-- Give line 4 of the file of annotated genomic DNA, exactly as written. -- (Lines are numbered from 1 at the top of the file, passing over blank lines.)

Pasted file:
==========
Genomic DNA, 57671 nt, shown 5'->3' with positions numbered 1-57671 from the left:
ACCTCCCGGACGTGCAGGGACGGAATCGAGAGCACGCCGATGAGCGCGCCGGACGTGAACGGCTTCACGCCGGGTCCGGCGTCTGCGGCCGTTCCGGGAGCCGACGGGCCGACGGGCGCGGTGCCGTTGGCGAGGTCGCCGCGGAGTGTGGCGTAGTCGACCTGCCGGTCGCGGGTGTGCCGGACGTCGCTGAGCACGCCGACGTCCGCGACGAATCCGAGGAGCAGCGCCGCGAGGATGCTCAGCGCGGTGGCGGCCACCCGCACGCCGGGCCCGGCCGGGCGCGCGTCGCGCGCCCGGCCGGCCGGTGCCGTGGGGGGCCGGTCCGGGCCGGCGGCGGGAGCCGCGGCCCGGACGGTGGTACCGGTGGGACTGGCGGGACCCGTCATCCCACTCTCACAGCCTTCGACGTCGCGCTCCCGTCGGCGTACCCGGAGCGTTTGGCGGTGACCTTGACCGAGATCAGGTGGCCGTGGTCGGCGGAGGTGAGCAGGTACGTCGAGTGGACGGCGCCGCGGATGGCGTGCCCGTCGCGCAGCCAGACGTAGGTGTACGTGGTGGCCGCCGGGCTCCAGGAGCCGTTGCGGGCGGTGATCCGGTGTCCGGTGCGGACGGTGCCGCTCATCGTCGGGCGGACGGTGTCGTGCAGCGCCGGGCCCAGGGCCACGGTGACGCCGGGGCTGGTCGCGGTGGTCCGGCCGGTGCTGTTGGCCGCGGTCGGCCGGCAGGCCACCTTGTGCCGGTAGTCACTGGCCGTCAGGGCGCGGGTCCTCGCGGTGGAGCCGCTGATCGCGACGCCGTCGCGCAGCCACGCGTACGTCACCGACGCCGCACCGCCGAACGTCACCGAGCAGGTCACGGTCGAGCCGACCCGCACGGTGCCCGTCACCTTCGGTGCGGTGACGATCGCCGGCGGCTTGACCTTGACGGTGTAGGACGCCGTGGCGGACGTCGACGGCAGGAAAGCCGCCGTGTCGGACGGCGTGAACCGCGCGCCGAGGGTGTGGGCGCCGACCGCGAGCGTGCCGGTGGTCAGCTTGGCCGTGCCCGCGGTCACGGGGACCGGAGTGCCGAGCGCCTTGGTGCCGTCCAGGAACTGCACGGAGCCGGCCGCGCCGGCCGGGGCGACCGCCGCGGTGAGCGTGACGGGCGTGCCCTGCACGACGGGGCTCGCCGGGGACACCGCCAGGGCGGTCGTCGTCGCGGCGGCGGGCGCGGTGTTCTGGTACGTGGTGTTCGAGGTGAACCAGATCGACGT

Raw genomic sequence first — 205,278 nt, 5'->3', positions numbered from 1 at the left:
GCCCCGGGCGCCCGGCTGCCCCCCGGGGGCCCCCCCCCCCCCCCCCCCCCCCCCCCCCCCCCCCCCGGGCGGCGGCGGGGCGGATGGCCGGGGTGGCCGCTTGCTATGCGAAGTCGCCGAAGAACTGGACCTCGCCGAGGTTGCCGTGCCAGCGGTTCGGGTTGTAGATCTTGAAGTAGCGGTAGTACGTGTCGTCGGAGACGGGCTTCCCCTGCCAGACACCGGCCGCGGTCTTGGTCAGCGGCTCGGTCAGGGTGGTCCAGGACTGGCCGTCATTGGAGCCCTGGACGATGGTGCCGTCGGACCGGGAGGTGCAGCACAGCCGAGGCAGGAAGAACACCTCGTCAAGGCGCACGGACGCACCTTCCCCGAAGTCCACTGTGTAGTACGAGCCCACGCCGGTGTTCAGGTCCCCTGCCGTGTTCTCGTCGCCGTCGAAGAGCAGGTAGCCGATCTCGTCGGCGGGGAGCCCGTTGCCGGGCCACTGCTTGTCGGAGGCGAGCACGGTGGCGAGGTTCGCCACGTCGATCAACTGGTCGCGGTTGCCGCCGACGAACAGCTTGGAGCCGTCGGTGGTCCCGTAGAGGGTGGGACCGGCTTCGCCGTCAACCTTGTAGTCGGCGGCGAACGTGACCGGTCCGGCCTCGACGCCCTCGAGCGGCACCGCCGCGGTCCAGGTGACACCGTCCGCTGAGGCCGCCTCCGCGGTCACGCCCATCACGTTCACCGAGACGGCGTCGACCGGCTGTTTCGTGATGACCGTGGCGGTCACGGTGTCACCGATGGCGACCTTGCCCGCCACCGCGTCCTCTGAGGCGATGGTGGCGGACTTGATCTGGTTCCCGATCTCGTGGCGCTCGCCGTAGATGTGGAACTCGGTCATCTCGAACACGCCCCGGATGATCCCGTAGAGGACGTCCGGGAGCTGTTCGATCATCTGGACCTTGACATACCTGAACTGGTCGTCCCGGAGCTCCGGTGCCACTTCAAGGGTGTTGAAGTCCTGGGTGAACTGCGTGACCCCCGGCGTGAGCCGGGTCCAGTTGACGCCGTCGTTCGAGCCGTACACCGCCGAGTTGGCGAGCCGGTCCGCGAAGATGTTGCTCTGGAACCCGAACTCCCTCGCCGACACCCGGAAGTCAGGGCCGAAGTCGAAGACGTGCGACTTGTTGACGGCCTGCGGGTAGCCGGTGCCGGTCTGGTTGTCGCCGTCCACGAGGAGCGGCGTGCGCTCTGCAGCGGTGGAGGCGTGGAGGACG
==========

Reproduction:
GCCCCGGGCGCCCGGCTGCCCCCCGGGGGCCCCCCCCCCCCCCCCCCCCCCCCCCCCCCCCCCCCCGGGCGGCGGCGGGGCGGATGGCCGGGGTGGCCGCTTGCTATGCGAAGTCGCCGAAGAACTGGACCTCGCCGAGGTTGCCGTGCCAGCGGTTCGGGTTGTAGATCTTGAAGTAGCGGTAGTACGTGTCGTCGGAGACGGGCTTCCCCTGCCAGACACCGGCCGCGGTCTTGGTCAGCGGCTCGGTCAGGGTGGTCCAGGACTGGCCGTCATTGGAGCCCTGGACGATGGTGCCGTCGGACCGGGAGGTGCAGCACAGCCGAGGCAGGAAGAACACCTCGTCAAGGCGCACGGACGCACCTTCCCCGAAGTCCACTGTGTAGTACGAGCCCACGCCGGTGTTCAGGTCCCCTGCCGTGTTCTCGTCGCCGTCGAAGAGCAGGTAGCCGATCTCGTCGGCGGGGAGCCCGTTGCCGGGCCACTGCTTGTCGGAGGCGAGCACGGTGGCGAGGTTCGCCACGTCGATCAACTGGTCGCGGTTGCCGCCGACGAACAGCTTGGAGCCGTCGGTGGTCCCGTAGAGGGTGGGACCGGCTTCGCCGTCAACCTTGTAGTCGGCGGCGAACGTGACCGGTCCGGCCTCGACGCCCTCGAGCGGCACCGCCGCGGTCCAGGTGACACCGTCCGCTGAGGCCGCCTCCGCGGTCACGCCCATCACGTTCACCGAGACGGCGTCGACCGGCTGTTTCGTGATGACCGTGGCGGTCACGGTGTCACCGATGGCGACCTTGCCCGCCACCGCGTCCTCTGAGGCGATGGTGGCGGACTTGATCTGGTTCCCGATCTCGTGGCGCTCGCCGTAGATGTGGAACTCGGTCATCTCGAACACGCCCCGGATGATCCCGTAGAGGACGTCCGGGAGCTGTTCGATCATCTGGACCTTGACATACCTGAACTGGTCGTCCCGGAGCTCCGGTGCCACTTCAAGGGTGTTGAAGTCCTGGGTGAACTGCGTGACCCCCGGCGTGAGCCGGGTCCAGTTGACGCCGTCGTTCGAGCCGTACACCGCCGAGTTGGCGAGCCGGTCCGCGAAGATGTTGCTCTGGAACCCGAACTCCCTCGCCGACACCCGGAAGTCAGGGCCGAAGTCGAAGACGTGCGACTTGTTGACGGCCTGCGGGTAGCCGGTGCCGGTCTGGTTGTCGCCGTCCACGAGGAGCGGCGTGCGCTCTGCAGCGGTGGAGGCGTGGAGGACG